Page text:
To borrow the words of Natasha Tinsley, a feminist scholar who writes about the poetry of a Haitian aristocrat who lived in Paris in the early twentieth century, Tiatia’s The Pearl seems to provide
a flower-insulated space between public and private, open and closed [offering] possibilities of expression that the hypervisibility of outness could not afford the already-marked bodies of women of colour. 
Indeed, unlike Tiatia’s earlier work, Hibiscus Rosa Sinensis (2010), in which she slowly swallows a hibiscus flower while gazing defiantly at the viewer, there is a kind of self-effacement in The Pearl. Viewers are invited to gaze upon a beautiful spectacle, yet Tiatia refrains from inserting her own body into the display. Instead, her protestation against the eroticised, racialised marking of the female body is expressed symbolically - at the base of the fountain rests the pearl hijacked by a machete, guarded by two statuesque digitally-rendered Polynesian women.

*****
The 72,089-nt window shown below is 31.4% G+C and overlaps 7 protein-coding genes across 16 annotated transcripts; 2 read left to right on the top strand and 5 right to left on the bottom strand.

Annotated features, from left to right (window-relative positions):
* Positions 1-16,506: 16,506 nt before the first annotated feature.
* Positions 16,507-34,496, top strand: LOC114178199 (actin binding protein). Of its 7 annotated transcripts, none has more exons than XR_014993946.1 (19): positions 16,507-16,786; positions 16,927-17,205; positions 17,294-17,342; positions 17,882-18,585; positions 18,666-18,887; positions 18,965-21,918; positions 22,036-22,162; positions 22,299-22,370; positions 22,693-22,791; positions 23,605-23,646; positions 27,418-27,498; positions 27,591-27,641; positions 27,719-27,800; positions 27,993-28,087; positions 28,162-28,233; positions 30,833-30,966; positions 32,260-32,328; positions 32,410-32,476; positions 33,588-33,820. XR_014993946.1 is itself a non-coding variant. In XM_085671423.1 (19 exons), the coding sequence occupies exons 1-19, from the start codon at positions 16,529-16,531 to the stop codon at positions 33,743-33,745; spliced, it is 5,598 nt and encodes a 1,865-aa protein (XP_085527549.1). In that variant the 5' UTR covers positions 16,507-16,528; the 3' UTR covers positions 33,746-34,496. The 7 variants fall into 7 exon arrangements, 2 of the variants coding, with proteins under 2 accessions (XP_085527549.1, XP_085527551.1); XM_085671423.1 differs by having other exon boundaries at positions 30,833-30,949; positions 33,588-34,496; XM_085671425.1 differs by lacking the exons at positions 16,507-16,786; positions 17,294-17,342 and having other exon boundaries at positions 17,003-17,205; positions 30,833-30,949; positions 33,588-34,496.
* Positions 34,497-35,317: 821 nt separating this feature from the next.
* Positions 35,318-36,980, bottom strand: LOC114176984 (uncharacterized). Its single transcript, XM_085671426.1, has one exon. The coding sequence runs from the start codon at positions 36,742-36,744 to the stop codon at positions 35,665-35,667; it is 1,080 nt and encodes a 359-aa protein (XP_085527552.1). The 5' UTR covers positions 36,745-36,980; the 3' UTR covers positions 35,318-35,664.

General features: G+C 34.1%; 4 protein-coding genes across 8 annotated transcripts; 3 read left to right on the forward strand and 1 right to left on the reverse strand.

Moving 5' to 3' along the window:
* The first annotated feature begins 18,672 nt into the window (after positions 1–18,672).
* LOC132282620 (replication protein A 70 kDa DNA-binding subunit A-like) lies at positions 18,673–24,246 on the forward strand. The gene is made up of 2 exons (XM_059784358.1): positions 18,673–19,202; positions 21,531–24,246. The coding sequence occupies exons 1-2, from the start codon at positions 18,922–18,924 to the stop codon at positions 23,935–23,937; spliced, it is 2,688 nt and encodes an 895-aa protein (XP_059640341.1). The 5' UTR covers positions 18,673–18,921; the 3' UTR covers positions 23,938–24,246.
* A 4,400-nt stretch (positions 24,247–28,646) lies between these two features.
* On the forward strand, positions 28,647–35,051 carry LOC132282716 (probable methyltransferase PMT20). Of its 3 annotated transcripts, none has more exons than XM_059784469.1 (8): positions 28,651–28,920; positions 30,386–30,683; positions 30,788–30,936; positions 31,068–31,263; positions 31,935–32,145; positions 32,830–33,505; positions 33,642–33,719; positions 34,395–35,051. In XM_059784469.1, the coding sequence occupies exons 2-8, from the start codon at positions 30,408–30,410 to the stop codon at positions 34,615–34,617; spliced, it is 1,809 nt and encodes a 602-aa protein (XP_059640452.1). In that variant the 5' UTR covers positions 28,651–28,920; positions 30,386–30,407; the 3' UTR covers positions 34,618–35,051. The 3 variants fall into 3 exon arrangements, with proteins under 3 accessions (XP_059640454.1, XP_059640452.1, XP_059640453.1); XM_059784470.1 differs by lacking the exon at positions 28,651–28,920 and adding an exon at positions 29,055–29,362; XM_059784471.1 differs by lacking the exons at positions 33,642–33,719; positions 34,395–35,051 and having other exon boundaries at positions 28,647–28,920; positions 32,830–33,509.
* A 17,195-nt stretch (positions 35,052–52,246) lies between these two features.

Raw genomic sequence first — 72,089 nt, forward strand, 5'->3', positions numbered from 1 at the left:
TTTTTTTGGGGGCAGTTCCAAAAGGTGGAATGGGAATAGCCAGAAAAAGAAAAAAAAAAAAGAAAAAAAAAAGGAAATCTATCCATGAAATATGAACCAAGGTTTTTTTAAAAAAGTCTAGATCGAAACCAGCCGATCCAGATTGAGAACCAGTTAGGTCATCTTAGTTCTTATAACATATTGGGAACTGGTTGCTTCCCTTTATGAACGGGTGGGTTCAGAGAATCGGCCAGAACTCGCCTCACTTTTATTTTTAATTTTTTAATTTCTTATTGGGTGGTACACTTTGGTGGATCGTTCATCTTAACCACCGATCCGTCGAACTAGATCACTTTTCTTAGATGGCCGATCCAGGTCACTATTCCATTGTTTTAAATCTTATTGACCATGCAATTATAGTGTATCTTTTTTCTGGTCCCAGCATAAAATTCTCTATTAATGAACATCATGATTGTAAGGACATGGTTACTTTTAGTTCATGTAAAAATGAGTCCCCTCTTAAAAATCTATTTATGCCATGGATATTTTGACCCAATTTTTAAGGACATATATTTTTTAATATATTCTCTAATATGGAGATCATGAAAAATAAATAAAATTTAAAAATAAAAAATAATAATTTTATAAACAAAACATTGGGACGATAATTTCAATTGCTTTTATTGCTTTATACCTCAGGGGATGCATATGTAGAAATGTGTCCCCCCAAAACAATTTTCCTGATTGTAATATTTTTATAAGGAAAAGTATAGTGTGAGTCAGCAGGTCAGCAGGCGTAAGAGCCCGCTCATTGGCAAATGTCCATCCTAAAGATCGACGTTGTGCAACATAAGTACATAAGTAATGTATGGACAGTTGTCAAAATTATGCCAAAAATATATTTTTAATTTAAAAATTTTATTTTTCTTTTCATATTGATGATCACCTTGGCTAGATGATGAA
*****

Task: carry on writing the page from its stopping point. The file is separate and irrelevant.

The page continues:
As I now close, I wish to remark on this idea of a space of simultaneous invisibility and hypervisibility in The Pearl. More specifically, regarding the alterations made to The Pearl because of the ongoing pandemic, with Tiatia originally intending for the video to include composites of filmed performances of young women from Pacific Islander and Indigenous families.
Thinking back to Matisse’s source of inspiration in the Pacific, I wish to argue that The Pearl and the non-presence of its female performers in its first iteration asks us to look beyond those alluring, but deceptively simplistic concepts of a singular genius or master painter in canonical accounts of art, which still so frequently cling to our evaluations of Matisse.